Wednesday, July 30, 2014

Wednesday, July 23, 2014

CONFERENCE: Synaesthesia. Discussing a Phenomenon in the Arts, Humanities and (Neuro-)Science

We are proud to share with you our online-publication of the international interdisciplinary 2-day SYNAESTHESIA-Conference, held by Art Laboratory Berlin in the summer 2013.

Go to our conference website and find the video recordings of all conference speakers!

You will have unlimited access to every single conference presentation (videos and abstracts).

Art Laboratory Berlin is glad to provide this opportunity for free.
If you like, make a donation (our contribution receipt are tax deductible in Germany).
More information:

Keynote speech by Prof. Dr. Hinderk M. Emrich

From left to right: Olga Shmakova, Assistent, Art Laboratory Berlin; Ditte Lyngkaer Pedersen, artist, Aarhus, Denmark; Sina A. Trautmann-Lengsfeld, Dept. of Neurophysiology and Pathophysiology, University Medical Center Hamburg-Eppendorf, Hamburg; David Strang, artist, Plymouth, UK; Agnieszka Janik, Dept. of Psychology, Goldsmiths, University of London; Caro Verbeek, Royal Academy of Arts Amsterdam, Rijksmuseum Amsterdam; James Rosenow, Cinema and Media Studies, University of Chicago; Christian de Lutz, co-founder/ curator, Art Laboratory Berlin; Katharina Gsöllpointner, Media Arts/ Art History, University of Applied Arts, Vienna; Eva-Maria Bolz, artist, Berlin; Romi Mikulinsky, Macquarie University, Sidney/ Bezalel Academy for Arts and Design, Jerusalem; Hinderk M. Emrich, Director of the Center for Psychological Medicine, Hannover; Polina Dimova, Institute for Russian and Comparative Literature, Oberlin College, Ohio; Eva Kimminich, Institute for Romance studies, Potsdam University; Regine Rapp, co-founder/ curator, Art Laboratory Berlin. (C) Photography: Tim Deussen, 2013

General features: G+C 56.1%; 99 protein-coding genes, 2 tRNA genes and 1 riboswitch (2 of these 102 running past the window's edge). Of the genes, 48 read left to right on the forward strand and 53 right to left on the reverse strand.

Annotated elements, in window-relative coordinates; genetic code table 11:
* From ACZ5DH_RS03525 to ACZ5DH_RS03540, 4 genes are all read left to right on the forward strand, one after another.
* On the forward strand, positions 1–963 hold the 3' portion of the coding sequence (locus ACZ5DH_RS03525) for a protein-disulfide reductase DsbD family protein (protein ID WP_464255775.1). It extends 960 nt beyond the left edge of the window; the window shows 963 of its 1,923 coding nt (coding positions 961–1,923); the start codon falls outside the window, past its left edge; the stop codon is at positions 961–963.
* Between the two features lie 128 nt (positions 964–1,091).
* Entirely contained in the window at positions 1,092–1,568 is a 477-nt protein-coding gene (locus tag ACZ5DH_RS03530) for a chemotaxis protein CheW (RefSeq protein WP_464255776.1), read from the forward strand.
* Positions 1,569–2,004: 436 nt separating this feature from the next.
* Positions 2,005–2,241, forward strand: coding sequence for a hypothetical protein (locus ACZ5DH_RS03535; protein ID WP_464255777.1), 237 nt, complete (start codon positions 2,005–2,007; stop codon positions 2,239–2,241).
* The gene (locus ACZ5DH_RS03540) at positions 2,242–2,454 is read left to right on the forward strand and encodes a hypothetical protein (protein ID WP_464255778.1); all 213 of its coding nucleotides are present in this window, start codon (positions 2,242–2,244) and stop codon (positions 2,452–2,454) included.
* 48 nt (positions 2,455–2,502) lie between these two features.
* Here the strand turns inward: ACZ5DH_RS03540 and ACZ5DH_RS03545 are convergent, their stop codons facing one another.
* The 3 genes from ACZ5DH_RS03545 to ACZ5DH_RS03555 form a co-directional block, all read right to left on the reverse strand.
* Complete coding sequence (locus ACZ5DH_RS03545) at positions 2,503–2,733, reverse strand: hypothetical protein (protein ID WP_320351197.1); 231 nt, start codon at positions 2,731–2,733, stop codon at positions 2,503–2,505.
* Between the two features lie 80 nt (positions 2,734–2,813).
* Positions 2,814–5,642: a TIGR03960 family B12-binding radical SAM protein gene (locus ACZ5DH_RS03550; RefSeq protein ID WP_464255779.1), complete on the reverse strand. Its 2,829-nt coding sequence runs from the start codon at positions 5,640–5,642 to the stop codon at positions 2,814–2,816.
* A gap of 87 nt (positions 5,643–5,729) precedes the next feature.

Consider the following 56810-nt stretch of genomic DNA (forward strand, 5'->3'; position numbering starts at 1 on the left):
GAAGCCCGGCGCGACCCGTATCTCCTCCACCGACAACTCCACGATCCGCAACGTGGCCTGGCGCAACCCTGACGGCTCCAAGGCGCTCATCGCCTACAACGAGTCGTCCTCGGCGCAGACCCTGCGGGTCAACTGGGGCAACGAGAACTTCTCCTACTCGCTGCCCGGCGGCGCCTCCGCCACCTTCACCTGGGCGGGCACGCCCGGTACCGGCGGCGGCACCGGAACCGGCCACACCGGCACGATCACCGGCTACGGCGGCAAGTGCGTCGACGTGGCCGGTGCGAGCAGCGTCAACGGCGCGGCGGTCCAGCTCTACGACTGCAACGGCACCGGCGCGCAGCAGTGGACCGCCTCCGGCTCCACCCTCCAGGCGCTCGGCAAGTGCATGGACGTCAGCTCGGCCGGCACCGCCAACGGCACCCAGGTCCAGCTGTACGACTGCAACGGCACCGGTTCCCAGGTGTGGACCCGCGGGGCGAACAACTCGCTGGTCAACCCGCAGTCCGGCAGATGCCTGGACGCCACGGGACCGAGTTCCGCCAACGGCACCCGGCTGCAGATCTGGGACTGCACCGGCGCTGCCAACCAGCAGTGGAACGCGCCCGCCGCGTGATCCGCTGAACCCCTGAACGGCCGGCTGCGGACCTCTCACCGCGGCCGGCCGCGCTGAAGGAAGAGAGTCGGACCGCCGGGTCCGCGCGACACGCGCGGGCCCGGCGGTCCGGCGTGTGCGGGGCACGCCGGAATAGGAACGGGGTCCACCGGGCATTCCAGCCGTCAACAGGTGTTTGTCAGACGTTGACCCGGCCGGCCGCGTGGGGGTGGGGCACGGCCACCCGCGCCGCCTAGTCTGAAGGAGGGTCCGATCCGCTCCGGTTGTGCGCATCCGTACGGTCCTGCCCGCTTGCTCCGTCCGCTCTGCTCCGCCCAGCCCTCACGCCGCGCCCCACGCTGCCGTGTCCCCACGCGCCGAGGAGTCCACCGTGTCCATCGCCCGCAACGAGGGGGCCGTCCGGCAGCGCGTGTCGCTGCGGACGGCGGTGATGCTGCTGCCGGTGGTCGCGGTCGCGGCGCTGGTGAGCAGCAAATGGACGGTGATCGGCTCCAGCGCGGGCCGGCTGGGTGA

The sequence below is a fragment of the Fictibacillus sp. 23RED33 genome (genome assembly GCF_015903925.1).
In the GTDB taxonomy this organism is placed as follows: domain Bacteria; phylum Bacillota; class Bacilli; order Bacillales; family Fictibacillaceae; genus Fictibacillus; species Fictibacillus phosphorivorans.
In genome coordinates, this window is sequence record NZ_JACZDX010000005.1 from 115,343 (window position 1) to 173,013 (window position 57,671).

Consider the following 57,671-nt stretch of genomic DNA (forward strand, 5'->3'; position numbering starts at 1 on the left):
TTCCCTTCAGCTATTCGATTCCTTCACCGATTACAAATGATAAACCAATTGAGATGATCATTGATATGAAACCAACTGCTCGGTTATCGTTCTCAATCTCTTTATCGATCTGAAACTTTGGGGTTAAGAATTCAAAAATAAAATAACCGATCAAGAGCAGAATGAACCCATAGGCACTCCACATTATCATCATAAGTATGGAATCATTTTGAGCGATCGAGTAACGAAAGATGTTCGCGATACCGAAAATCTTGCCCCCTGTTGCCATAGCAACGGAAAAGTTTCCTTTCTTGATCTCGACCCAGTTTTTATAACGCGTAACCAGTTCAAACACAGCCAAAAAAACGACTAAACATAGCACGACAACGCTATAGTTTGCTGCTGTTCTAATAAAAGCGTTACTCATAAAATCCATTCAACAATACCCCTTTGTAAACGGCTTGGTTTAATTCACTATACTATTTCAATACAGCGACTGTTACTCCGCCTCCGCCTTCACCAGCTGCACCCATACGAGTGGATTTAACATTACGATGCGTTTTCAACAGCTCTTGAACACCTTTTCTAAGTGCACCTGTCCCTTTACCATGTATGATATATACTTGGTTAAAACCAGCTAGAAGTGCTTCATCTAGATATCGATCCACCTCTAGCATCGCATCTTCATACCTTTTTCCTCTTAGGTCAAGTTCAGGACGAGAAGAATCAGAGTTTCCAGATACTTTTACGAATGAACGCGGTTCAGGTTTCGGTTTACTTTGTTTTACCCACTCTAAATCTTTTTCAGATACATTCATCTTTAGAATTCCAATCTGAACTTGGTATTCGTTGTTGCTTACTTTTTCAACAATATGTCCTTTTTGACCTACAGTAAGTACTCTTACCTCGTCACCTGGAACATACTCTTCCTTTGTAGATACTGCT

Tuesday, July 22, 2014

[macro]biologies II: organisms / Artist talk with Maja Smrekar & finissage 

Thursday, July 17, 2014

[macro]biologies II: organisms- Brandon Ballengée 

During the preparation for this summer's exhibition I had the great chance to meet and work with Brandon Ballengée. For his exhibits we worked a lot on the digital side and on the production side.

For example, with his work "Cry of the Silent forms" we had to find quite a lot of technological equipment in order to play the small videos and also to build a "house" for them and for the beautiful forms of life that they represent. The preparation for this installation took a lot of time, considering the many details that needed to be taken into account but the result was excellent. The eight boxes that were built represent eight sources of life of different species, caught in a unique moment that only a biologist, a man who studies / observes many of these forms could catch.

Branon Ballengee is also a biologist who is dedicated to his science and at the same time inspired from his science. The art-works "Requiem" and "Malamp" are all about this. The artist presents in the case of "Malamp: The Occurence of Deformities in Amphibians" a documentary on his field investigations for deformed frogs in collaboration with local communities before they become the source of beautiful prints that he makes. In the work "Un Requiem pour Flocons de Neige Blesses", Brandon made a video on the metamorphic toads in memorial to all the beings that lack our attention.